Advocates say science is not specifically the target, and the bill addresses other materials that may be erroneous or offensive (an economics textbook that critiques Ronald Reagan’s policies is mentioned), but opponents worry that this is a thinly veiled attempt to obstruct teaching kids about climate change, and other science-related topics. These opponents point to public affidavits by supporters of the bill who complain that evolution and global warming being taught as fact.
In the Frontline PBS report, The National Science Teachers Association’s executive director, David Evans, described it as “a way of banning books by folks who basically don’t like the results of science.”
An Unknown Future for Idaho
Idaho has also made headlines this year. In February, state lawmakers stripped references to climate change out of the new state legislature. The Senate Education Committee tried to convince the House otherwise, but couldn’t reach a compromise. The motion moved forward, with 370 out of the original 375 standards in place removing all references to anthropogenic climate change and passages on human’s impact on rising global temperatures.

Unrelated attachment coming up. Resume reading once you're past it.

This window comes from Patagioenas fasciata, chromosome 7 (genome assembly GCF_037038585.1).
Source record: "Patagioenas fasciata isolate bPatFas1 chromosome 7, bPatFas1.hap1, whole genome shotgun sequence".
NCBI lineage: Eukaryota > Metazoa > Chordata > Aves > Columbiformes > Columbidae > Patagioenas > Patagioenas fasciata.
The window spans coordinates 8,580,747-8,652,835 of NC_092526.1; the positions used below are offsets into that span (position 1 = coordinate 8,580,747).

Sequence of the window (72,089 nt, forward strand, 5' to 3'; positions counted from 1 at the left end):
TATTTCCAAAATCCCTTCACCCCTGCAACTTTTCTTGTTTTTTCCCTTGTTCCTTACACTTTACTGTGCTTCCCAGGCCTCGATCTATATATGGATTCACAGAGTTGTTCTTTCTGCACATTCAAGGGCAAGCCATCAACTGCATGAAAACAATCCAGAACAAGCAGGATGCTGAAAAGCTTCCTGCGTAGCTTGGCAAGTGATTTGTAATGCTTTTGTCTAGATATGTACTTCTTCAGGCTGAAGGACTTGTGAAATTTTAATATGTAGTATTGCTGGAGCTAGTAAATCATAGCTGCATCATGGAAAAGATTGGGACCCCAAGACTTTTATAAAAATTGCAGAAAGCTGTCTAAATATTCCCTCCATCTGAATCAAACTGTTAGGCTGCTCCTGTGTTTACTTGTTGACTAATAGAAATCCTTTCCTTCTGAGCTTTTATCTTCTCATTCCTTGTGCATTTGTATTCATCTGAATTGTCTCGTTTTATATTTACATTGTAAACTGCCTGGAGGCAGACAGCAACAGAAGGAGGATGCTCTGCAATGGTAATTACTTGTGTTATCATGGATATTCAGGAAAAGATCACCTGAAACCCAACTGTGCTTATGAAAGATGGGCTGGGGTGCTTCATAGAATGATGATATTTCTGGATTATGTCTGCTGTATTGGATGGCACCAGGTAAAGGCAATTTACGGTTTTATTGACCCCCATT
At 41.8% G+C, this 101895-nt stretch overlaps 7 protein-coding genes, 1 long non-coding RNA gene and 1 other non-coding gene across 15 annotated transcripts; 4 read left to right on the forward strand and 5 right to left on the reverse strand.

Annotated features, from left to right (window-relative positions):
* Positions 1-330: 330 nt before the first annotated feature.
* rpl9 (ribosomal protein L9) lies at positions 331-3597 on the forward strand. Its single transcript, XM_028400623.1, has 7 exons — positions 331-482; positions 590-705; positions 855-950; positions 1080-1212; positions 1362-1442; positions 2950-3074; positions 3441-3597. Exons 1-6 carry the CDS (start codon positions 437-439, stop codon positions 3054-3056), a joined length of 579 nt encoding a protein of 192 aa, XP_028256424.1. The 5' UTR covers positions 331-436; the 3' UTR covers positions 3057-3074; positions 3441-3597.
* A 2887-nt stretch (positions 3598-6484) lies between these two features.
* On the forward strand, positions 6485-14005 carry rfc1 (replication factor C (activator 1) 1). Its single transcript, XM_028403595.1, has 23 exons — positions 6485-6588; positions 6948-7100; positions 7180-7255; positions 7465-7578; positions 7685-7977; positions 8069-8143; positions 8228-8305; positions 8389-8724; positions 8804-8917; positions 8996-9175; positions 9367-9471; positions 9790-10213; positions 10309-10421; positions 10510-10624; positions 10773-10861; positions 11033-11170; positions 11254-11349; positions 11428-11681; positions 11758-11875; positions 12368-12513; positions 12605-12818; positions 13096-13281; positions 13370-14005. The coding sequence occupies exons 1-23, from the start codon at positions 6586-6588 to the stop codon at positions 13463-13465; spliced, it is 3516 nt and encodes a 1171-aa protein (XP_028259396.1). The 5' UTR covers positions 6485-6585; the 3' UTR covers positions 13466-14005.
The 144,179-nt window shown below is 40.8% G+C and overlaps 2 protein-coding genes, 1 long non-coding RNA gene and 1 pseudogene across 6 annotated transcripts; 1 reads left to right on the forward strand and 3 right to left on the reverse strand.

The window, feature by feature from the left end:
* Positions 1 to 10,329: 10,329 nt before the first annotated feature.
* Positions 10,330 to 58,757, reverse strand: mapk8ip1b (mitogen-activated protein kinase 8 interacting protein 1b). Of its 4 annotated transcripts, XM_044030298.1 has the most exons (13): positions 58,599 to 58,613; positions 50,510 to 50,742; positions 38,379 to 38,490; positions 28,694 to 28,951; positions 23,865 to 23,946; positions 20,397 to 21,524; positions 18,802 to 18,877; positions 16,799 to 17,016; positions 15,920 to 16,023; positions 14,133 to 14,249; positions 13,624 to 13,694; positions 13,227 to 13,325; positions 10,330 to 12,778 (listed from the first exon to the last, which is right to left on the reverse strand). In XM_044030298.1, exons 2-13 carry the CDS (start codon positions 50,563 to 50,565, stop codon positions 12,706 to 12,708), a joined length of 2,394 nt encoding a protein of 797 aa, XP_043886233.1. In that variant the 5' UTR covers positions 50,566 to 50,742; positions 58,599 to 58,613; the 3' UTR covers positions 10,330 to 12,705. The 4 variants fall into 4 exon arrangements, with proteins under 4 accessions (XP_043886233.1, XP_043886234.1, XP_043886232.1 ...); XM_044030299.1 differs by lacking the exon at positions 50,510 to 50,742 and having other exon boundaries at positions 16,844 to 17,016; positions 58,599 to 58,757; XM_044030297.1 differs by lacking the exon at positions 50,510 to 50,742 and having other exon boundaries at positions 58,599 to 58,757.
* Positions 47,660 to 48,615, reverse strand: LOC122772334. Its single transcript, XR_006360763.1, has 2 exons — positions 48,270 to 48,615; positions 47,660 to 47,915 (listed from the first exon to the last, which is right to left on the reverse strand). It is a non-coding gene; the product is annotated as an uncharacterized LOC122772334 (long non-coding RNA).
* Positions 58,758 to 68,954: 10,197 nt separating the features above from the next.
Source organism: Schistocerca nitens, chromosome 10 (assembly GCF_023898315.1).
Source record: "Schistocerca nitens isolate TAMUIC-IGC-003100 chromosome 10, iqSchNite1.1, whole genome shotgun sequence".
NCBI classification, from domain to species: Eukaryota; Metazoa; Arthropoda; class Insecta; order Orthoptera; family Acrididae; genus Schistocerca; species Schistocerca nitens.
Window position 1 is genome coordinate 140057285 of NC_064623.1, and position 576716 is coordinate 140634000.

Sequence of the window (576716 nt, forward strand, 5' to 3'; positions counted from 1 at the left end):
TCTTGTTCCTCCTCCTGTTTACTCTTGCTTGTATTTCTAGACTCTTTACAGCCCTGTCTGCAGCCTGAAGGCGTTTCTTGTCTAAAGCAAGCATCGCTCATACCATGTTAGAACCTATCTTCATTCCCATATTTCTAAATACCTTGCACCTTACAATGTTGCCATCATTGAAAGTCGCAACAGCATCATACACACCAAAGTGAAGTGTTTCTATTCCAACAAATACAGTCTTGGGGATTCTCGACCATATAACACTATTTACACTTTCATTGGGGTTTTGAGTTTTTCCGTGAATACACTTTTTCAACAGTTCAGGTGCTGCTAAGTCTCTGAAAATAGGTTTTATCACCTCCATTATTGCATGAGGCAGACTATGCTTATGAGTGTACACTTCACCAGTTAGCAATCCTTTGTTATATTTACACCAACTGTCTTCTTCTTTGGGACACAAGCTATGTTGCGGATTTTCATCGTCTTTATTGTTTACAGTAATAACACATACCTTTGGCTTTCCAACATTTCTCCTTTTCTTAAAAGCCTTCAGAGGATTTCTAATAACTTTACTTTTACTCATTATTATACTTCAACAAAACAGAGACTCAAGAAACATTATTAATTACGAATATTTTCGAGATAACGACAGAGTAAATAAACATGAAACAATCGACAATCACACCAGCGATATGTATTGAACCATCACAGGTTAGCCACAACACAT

Then, this August the deleted content was rewritten to include some discussion on human-caused climate change, although in less direct language. The Board of Education allowed for these revisions and are currently in the comment period. Final approval will go to vote in 2018, and if the new revisions don’t pass, the state will revert back to their old standards, which haven’t been updated since 2001.
Jamie Essler is a high school science teacher in Kootenay County, Idaho, and believes it would be “quite significant if the new standards were approved.”
“If approved, it would put the new language on a list of mandatory standards, and would provide a great opportunity for teachers to learn new science,” Essler said.
A Win for Science in New Mexico, Kind of.
The Land of Enchantment has experienced a roller coaster of a year in teaching standards. The state has officially adopted the Next Generation Science Standards, and has taken a stance to implement them ahead of other states in order to set an example of a commitment to science. But something went awry in the adoption process. The standards were edited by the Public Education Department (PED) to erase components like the age of the Earth and labeling humans as largely responsible for climate change.